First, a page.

Chronic lung disease is the most common adverse outcome in survivors of prematurity. These infants experience frequent hospitalisation because of respiratory-related illness in their first year, as well as persistent cough, wheeze and oxygen dependence. Although the severity of respiratory illness decreases and supplemental oxygen is needed less as their lungs mature, childhood is still complicated by persistent wheeze, cough and reduced exercise tolerance in comparison with their peers. Although there is little longitudinal follow-up data beyond adolescence, imaging studies suggest that these infants are highly likely to suffer with respiratory problems akin to chronic obstructive pulmonary disease in later adulthood. The nature of their long-term respiratory problems, the impact of cigarette smoking and the effect on life expectancy are all unanswered questions that need addressing as these infants grow up.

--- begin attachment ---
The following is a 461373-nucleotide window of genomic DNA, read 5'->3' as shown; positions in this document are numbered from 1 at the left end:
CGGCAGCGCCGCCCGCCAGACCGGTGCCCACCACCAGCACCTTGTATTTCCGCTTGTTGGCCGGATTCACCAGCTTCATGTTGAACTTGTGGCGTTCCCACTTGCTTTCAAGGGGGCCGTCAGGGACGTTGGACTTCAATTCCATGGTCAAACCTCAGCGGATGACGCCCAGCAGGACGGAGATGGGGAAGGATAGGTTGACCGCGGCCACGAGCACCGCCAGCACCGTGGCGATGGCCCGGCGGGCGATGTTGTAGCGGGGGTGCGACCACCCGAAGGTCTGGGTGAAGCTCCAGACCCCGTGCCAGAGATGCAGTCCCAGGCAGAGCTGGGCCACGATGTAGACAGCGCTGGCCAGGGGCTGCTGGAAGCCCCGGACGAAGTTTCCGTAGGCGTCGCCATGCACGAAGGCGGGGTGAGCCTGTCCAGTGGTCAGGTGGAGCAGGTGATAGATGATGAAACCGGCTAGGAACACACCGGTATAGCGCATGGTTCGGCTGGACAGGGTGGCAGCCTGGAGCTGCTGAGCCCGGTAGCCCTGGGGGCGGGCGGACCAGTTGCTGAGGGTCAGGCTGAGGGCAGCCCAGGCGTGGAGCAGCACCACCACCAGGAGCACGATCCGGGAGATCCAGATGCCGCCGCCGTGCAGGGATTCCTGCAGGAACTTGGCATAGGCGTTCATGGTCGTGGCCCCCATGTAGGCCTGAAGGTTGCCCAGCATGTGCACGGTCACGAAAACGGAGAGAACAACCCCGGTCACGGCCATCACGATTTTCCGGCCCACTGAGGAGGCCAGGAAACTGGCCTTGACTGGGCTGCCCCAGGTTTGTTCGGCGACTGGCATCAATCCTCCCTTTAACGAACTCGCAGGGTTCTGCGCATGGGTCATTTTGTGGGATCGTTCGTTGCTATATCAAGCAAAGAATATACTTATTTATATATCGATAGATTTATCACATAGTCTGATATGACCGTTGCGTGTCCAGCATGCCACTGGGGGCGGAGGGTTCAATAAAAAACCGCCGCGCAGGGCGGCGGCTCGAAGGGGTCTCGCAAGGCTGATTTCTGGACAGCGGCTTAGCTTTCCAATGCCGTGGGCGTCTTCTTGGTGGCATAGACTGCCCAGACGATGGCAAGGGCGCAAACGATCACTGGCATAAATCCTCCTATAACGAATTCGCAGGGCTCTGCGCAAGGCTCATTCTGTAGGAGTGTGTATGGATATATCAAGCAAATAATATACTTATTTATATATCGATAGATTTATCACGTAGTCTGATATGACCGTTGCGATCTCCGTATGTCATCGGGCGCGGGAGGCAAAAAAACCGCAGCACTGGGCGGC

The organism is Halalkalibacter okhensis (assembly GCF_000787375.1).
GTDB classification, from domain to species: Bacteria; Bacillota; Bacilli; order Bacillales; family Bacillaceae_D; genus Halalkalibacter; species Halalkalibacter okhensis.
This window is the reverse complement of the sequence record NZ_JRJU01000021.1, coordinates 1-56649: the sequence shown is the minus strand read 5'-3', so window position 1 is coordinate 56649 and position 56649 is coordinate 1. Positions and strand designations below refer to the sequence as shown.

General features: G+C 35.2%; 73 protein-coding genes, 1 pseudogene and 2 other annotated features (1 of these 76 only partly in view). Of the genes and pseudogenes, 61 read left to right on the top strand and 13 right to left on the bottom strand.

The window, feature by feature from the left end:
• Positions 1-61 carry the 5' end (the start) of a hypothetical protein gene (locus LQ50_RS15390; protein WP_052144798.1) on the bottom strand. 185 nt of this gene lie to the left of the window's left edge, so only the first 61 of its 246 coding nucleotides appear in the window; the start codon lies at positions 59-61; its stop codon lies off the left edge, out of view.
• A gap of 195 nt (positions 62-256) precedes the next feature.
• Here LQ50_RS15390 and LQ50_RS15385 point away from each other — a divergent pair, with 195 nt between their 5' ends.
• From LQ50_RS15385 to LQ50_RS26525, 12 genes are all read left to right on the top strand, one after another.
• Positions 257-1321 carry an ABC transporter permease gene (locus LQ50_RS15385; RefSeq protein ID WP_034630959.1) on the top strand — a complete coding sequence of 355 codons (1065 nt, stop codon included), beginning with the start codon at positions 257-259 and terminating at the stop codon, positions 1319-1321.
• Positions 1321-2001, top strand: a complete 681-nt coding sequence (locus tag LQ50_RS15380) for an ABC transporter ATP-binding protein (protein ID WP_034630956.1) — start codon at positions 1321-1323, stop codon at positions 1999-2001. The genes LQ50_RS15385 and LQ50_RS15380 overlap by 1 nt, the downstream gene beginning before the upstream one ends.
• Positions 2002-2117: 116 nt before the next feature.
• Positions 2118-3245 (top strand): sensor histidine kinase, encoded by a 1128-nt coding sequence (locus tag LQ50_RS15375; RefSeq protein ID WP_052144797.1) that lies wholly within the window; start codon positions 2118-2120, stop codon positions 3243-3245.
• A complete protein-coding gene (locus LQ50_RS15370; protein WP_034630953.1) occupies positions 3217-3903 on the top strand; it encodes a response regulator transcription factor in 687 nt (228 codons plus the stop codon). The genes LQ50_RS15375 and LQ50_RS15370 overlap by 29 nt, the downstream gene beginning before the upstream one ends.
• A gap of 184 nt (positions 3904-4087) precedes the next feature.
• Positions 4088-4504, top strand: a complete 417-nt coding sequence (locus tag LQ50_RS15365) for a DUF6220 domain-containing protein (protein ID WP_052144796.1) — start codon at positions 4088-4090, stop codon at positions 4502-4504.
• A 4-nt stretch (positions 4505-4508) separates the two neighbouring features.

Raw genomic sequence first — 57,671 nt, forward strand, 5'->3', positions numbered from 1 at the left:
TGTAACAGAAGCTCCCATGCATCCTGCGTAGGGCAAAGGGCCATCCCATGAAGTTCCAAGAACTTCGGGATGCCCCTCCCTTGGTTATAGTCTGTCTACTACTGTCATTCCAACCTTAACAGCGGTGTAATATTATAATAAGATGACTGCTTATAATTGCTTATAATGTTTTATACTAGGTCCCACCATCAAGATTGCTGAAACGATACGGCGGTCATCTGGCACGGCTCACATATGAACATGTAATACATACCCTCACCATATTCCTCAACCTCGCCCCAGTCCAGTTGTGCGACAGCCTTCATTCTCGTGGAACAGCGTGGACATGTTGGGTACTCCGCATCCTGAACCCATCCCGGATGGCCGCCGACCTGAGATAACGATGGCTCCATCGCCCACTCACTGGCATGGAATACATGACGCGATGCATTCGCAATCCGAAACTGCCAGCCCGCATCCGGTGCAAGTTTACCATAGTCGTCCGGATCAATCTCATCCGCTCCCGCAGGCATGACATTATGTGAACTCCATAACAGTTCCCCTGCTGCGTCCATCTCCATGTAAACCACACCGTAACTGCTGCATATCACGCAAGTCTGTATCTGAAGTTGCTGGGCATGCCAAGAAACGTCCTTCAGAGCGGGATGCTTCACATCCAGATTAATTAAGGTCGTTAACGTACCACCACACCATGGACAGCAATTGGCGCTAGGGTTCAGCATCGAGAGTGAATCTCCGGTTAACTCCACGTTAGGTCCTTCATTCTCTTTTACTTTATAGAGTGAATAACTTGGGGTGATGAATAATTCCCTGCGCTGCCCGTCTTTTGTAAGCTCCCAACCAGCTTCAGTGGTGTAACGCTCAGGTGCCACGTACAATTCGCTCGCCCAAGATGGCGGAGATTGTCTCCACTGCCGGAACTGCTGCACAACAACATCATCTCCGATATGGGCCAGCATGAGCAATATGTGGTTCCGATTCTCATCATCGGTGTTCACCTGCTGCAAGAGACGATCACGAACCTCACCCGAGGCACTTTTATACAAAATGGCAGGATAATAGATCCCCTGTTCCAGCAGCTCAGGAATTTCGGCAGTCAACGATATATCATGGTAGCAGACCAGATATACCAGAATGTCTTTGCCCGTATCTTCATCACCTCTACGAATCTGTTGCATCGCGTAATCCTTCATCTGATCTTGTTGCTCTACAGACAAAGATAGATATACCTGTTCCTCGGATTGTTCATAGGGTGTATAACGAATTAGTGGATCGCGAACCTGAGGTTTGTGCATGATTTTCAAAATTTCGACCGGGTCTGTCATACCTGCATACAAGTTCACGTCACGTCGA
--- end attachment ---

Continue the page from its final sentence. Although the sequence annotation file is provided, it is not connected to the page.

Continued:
Bentham, J., & Shaw, N. J. (2005). Some chronic obstructive pulmonary disease will originate in neonatal intensive care units. Paediatric Respiratory Reviews, 6(1), 29-32. https://doi.org/10.1016/j.prrv.2004.11.005